Derek_S wrote:The openSUSE installer detected that Windows 8 was already installed, figured out I was using UEFI boot by detecting the FAT32 UEFI boot partition, and even figured out that I had Secure Boot enabled in BIOS. Then it suggested a partition scheme which I could approve or modify, and finished by showing a summary of all the partitions being used for installation, showed it was installing Grub to the UEFI boot partition, and even installed a signed bootloader file, shim.efi, to allow for using Secure Boot. All I had to do post-installation was boot back into Windows and use the bcdedit command to change the path for the bootloader to \EFI\opensuse\shim.efi, and I've had no problems ever since. Why can't the Mint installer do this as well?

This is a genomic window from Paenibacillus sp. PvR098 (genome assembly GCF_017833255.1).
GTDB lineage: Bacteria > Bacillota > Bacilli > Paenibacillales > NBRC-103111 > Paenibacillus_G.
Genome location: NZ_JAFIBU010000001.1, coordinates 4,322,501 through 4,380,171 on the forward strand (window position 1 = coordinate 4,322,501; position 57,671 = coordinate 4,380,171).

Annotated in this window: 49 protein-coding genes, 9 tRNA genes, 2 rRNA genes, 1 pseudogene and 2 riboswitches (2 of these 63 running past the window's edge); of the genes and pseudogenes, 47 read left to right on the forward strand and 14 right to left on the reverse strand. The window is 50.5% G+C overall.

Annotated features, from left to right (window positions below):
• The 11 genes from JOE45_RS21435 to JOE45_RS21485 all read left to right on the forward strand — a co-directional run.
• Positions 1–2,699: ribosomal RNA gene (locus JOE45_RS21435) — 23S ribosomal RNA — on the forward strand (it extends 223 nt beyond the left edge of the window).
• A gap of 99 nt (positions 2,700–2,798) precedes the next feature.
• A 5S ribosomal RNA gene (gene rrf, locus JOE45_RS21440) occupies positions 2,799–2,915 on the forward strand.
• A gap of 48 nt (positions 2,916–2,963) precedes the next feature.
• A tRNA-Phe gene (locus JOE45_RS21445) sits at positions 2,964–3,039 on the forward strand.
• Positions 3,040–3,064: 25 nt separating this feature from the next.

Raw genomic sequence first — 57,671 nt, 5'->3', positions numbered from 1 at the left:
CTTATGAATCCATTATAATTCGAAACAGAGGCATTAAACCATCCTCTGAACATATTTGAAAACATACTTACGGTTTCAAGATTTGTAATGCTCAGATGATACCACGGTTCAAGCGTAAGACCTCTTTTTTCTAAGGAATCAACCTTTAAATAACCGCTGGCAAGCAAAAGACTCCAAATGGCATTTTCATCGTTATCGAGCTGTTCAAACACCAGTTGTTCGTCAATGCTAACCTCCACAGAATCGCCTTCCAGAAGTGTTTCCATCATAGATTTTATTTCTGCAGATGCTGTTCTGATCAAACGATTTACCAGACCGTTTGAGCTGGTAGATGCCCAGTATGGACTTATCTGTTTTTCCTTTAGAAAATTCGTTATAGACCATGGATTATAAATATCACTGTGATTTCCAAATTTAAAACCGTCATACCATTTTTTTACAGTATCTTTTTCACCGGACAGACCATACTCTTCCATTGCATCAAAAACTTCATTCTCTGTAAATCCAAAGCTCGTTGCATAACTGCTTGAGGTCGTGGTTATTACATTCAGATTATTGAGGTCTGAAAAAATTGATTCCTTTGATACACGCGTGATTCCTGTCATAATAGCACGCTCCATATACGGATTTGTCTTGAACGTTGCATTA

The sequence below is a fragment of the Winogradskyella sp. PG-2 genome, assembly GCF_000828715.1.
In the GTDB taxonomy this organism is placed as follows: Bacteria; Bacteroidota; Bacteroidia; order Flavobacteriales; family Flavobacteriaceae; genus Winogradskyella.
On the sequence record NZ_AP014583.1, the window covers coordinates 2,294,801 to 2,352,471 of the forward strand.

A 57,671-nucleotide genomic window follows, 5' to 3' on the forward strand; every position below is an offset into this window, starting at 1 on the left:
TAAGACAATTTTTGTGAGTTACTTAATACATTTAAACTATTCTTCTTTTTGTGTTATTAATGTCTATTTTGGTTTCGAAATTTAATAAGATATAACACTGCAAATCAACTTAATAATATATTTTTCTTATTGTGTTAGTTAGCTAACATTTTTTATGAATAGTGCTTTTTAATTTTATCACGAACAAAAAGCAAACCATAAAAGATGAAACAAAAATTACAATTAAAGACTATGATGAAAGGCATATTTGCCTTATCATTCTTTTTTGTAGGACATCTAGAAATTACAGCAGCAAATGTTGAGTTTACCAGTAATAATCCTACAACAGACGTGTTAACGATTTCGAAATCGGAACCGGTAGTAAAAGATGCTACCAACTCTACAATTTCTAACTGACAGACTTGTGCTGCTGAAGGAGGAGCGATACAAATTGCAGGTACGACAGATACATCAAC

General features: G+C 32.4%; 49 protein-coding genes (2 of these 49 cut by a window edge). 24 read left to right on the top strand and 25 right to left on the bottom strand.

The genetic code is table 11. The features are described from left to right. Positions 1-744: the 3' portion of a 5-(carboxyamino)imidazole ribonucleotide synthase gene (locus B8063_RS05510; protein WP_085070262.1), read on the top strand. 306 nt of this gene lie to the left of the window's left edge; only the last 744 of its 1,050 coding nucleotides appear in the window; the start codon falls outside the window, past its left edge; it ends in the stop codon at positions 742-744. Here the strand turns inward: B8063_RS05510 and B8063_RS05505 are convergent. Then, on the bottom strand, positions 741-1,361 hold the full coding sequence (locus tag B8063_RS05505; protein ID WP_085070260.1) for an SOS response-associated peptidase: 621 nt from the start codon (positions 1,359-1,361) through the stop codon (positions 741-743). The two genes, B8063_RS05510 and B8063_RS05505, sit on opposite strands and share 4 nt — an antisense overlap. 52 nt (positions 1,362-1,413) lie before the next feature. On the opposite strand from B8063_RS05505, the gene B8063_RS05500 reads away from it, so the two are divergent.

I think that without knowing it, you answered your own last question. AFAIK you have to pay $99 to some Microsoft crony company for a bootloader with a signature acceptable to Windows 8. I knew Fedora do it, so it seems openSUSE do the same. Their business models obviously allow them to swallow that cost without passing it on to you. Maybe the 99 dollars are a one-off payment and not a fee-per-license, though I can hardly believe that, or every distro would surely have followed suit by now.
.Derek_S wrote:I think that for every person showing up on this forum trying to fix their failed Linux Mint installation, there are probably 9 others who just give up on Linux and reinstall Windows. Having a bad experience right from the start is not the way to win people over to using Linux over Windows, and I hope the developers read this and take note
Couldn't agree more, but see the above financial issue.